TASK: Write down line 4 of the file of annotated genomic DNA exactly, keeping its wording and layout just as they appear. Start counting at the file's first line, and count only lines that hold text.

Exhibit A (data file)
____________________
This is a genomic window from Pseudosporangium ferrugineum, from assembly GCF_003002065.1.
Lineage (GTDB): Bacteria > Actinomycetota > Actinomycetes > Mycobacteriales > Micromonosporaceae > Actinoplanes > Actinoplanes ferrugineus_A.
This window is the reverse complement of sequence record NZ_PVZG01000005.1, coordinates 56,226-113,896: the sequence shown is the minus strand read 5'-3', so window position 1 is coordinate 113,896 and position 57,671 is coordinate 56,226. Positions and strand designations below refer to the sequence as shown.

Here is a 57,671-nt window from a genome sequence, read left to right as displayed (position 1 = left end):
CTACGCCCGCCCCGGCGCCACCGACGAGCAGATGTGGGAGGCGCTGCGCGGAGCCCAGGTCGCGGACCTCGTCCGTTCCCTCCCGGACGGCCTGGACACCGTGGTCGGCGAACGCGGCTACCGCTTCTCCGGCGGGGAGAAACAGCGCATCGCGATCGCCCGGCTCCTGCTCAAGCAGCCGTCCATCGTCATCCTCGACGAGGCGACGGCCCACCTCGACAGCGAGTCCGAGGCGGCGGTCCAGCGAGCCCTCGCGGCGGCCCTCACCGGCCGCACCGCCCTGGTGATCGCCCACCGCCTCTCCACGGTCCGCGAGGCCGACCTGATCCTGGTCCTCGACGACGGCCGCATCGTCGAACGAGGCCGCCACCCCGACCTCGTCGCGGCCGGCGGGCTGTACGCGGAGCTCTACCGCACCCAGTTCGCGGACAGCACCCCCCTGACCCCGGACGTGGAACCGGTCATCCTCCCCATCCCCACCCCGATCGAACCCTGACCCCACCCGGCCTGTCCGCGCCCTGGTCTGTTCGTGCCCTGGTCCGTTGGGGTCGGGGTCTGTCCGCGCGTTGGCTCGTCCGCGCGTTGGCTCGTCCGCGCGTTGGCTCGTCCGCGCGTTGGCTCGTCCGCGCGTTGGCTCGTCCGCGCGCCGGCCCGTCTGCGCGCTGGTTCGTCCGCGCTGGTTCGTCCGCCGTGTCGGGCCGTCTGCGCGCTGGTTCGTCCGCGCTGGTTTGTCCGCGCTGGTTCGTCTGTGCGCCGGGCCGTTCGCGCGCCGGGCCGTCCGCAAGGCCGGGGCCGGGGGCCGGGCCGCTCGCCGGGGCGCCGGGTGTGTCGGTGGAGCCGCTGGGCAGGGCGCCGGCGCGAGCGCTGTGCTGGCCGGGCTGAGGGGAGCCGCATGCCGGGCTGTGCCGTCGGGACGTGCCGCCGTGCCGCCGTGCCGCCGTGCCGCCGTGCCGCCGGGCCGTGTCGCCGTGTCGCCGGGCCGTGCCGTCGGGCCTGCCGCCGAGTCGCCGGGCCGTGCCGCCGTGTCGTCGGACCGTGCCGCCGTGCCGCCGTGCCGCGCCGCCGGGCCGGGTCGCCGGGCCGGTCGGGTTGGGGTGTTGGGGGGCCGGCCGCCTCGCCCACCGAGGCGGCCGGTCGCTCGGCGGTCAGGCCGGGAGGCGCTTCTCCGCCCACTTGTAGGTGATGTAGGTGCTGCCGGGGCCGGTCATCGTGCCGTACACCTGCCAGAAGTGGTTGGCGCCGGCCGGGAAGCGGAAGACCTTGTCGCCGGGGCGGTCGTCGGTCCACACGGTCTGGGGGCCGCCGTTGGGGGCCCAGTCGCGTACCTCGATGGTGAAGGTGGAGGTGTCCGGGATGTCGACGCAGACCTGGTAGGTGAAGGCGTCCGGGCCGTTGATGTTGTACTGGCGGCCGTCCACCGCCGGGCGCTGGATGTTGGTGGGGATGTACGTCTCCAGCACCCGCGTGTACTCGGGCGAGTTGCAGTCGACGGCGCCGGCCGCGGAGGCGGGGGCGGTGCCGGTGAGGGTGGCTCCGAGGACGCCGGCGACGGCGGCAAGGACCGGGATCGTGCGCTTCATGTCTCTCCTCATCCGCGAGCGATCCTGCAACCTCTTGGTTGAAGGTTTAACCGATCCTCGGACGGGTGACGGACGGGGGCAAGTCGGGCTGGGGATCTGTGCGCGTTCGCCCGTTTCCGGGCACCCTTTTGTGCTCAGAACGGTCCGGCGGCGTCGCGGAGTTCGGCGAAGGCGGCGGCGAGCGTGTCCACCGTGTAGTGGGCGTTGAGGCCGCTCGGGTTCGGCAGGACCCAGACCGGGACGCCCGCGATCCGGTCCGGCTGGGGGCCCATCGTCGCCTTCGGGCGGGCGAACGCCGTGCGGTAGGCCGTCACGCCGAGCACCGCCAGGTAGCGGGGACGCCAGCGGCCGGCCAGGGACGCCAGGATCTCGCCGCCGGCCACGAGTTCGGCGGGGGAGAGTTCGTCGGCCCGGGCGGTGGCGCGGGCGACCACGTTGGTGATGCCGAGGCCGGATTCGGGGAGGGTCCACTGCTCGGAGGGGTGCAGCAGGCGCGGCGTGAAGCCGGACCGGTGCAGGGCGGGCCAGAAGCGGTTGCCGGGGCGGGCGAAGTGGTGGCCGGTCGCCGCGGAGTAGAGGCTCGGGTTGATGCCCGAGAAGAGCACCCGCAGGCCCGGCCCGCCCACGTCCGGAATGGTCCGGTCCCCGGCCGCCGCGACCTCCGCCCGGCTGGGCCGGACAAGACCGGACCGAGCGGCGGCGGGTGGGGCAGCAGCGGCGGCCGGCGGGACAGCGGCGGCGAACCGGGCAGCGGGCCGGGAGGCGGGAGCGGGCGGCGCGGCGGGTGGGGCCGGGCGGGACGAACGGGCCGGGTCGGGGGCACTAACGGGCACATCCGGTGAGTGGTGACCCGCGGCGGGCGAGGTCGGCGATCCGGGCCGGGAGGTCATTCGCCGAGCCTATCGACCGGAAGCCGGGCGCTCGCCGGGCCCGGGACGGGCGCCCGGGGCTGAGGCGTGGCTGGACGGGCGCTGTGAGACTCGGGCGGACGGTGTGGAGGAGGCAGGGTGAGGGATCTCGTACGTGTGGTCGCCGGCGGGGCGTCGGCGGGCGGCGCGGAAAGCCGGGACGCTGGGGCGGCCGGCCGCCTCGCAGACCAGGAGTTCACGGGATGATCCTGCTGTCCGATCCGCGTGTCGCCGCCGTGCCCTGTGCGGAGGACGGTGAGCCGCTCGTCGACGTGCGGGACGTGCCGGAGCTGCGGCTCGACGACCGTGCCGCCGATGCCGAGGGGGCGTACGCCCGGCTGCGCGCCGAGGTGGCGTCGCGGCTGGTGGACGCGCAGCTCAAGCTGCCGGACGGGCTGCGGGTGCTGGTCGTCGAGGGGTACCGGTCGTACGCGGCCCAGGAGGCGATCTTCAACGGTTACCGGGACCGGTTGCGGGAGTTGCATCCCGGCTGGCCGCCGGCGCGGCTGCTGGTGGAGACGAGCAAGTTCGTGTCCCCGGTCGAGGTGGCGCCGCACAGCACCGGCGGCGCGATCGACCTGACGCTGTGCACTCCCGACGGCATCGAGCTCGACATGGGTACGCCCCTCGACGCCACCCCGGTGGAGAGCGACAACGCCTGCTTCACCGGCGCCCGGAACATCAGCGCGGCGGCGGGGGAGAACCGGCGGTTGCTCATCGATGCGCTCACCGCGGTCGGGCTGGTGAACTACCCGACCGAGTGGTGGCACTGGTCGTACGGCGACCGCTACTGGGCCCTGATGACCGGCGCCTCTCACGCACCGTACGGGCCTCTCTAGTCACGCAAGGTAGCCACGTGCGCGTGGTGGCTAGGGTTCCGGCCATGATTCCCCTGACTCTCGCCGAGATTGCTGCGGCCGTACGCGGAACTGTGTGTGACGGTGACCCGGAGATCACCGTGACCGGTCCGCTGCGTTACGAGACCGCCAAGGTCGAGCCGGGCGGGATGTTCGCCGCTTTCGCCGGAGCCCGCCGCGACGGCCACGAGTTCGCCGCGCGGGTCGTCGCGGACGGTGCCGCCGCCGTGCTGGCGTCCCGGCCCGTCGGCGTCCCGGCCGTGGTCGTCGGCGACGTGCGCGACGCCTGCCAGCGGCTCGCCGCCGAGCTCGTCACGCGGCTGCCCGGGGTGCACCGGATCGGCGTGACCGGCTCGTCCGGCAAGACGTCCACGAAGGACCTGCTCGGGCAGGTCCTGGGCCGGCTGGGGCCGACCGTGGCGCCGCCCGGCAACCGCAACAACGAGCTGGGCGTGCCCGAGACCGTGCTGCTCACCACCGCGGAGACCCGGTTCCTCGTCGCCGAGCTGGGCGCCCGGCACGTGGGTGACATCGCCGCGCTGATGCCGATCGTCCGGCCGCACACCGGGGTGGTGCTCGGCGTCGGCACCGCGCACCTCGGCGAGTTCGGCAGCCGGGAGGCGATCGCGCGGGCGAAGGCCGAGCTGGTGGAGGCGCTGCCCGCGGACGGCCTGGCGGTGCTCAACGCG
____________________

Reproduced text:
Here is a 57,671-nt window from a genome sequence, read left to right as displayed (position 1 = left end):